This is the “angry black person” who hurts white folks’ feelings, is “too emotional”, “sees racism everywhere”, irrational, and unwilling to accept that Whiteness is really and truly benign. The "angry black person" will also not give white people the benefit of the doubt by accepting that racism is really about intent, as opposed to outcomes and/or social structures.
Consequently, the "angry black" is a stock character in post civil rights era America because he or she is a convenient way of silencing, marginalizing, and ignoring the justice claims made by African-Americans.
In total, the trope of "the angry black person" is also a way to create a false equivalence between the anger of black Americans at white racism, and white folks’ resentment at having to be held accountable for white racism, and to being forced to consider, just for a moment, that they may have to surrender just a little bit of their unearned power and privilege for the Common Good and social progress.
In his much praised “Speech on Race” in 2008, Barack Obama made a similar move:
That anger may not get expressed in public, in front of white co-workers or white friends. But it does find voice in the barbershop or around the kitchen table. At times, that anger is exploited by politicians, to gin up votes along racial lines, or to make up for a politician's own failings…That anger is not always productive; indeed, all too often it distracts attention from solving real problems; it keeps us from squarely facing our own complicity in our condition, and prevents the African-American community from forging the alliances it needs to bring about real change.
But the anger is real; it is powerful; and to simply wish it away, to condemn it without understanding its roots, only serves to widen the chasm of misunderstanding that exists between the races.
In fact, a similar anger exists within segments of the white community. Most working- and middle-class white Americans don't feel that they have been particularly privileged by their race. Their experience is the immigrant experience - as far as they're concerned, no one's handed them anything, they've built it from scratch. They've worked hard all their lives, many times only to see their jobs shipped overseas or their pension dumped after a lifetime of labor.
They are anxious about their futures, and feel their dreams slipping away; in an era of stagnant wages and global competition, opportunity comes to be seen as a zero sum game, in which your dreams come at my expense. So when they are told to bus their children to a school across town; when they hear that an African American is getting an advantage in landing a good job or a spot in a good college because of an injustice that they themselves never committed; when they're told that their fears about crime in urban neighborhoods are somehow prejudiced, resentment builds over time.
In his March on Washington anniversary speech, Obama legitimated white racial resentment when he suggested the following:
And then, if we're honest with ourselves, we'll admit that during the course of 50 years, there were times when some of us, claiming to push for change, lost our way. The anguish of assassinations set off self-defeating riots.
Legitimate grievances against police brutality tipped into excuse-making for criminal behavior. Racial politics could cut both ways as the transformative message of unity and brotherhood was drowned out by the language of recrimination. And what had once been a call for equality of opportunity, the chance for all Americans to work hard and get ahead was too often framed as a mere desire for government support, as if we had no agency in our own liberation, as if poverty was an excuse for not raising your child and the bigotry of others was reason to give up on yourself.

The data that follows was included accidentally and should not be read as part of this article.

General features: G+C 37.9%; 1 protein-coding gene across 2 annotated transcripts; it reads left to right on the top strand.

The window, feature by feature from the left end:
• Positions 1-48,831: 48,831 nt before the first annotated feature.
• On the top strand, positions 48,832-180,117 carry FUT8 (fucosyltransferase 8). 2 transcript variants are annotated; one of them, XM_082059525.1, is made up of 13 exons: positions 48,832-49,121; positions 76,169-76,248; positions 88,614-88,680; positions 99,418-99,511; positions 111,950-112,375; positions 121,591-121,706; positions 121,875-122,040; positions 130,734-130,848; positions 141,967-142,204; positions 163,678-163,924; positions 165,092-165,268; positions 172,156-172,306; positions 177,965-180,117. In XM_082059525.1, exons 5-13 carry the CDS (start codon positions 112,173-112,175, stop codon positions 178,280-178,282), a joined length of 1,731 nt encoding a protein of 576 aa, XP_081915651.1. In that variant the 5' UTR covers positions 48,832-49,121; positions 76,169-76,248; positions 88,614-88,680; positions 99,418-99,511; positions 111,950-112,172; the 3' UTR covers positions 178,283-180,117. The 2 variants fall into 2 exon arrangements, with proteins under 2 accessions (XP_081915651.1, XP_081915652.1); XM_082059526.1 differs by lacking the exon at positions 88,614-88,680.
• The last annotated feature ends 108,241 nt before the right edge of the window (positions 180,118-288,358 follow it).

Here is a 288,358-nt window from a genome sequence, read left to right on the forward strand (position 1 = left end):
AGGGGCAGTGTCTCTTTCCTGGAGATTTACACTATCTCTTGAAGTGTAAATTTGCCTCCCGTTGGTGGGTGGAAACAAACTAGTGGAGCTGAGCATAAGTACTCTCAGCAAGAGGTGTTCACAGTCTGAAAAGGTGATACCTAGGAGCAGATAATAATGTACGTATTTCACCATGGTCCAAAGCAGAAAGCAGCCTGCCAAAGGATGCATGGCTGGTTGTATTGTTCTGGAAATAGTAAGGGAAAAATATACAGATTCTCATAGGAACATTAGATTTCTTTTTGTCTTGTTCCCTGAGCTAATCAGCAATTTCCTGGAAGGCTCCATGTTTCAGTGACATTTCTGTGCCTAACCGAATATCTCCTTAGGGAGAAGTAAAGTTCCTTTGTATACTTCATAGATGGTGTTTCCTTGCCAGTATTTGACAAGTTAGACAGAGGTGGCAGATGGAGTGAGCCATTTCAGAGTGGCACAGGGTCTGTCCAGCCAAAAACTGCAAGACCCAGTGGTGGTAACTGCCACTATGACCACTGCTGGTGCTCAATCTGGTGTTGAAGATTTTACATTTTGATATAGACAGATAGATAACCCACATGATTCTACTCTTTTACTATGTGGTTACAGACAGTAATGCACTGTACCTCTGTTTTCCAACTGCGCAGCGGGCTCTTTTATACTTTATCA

All of that history is how progress stalled. That's how hope was diverted. It's how our country remained divided.
Moreover, while Obama wants action on the part of black folks to improve themselves, there is no equivalent demand that white people take responsibility for white racism.
The President’s March on Washington anniversary speech is a crystallization of the price of admission Barack Obama paid in order to become the country’s first black Chief Executive.
For example, Obama talks in broad and inclusive ways about the racial progress made in America, while continuing to remind the public of the work that remains—all the while not proposing any race specific solutions to these problems.
Obama avoids talking about the particular struggles and concerns of the African-American community because in his own words, he is “the president of all Americans.”
And the country’s first black president publicly scolds African-Americans, with the sum effect being to legitimate a narrative and logic that black and brown folks somehow share in the responsibility for how white racism, both structural and inter-personal, has negatively impacted the life chances of people of color.
Barack Obama is in his second and final term. He does not need to worry about being reelected.
History is his most important audience now.
Will President Obama be remembered as the country’s first Black President? Or alternatively, will Obama be remembered as a President who happened to be black? This is a subtle distinction; it is also very important as we attempt to locate Barack Obama relative to the long Black Freedom Struggle and the Civil Rights Movement.
Barack Obama’s speech on the 50th anniversary of the March on Washington and Dr. King’s “I have a Dream Speech” would seem to suggest that he is more comfortable with the second title. Ultimately, Barack Obama’s public scolding of Black Americans is not being done for some short-term political goal, i.e. to win a presidential election by having an obligatory for Democratic candidates “Sister Souljah” moment. Given his habit of publicly calling out black folks’ perceived and imagined cultural and moral failings, on some level, Obama must believe such things to be true.
Brother Dr. Martin Luther King Jr. had a deep and abiding love for black people. He died for our freedom. I believe that Barack Obama also loves black folks too. But, his love is of a different nature and type than that of Dr. King’s. Such a difference helps to explain why Barack Obama is the country’s “first president who happens to be black” as opposed to being “the United States’ first black president”.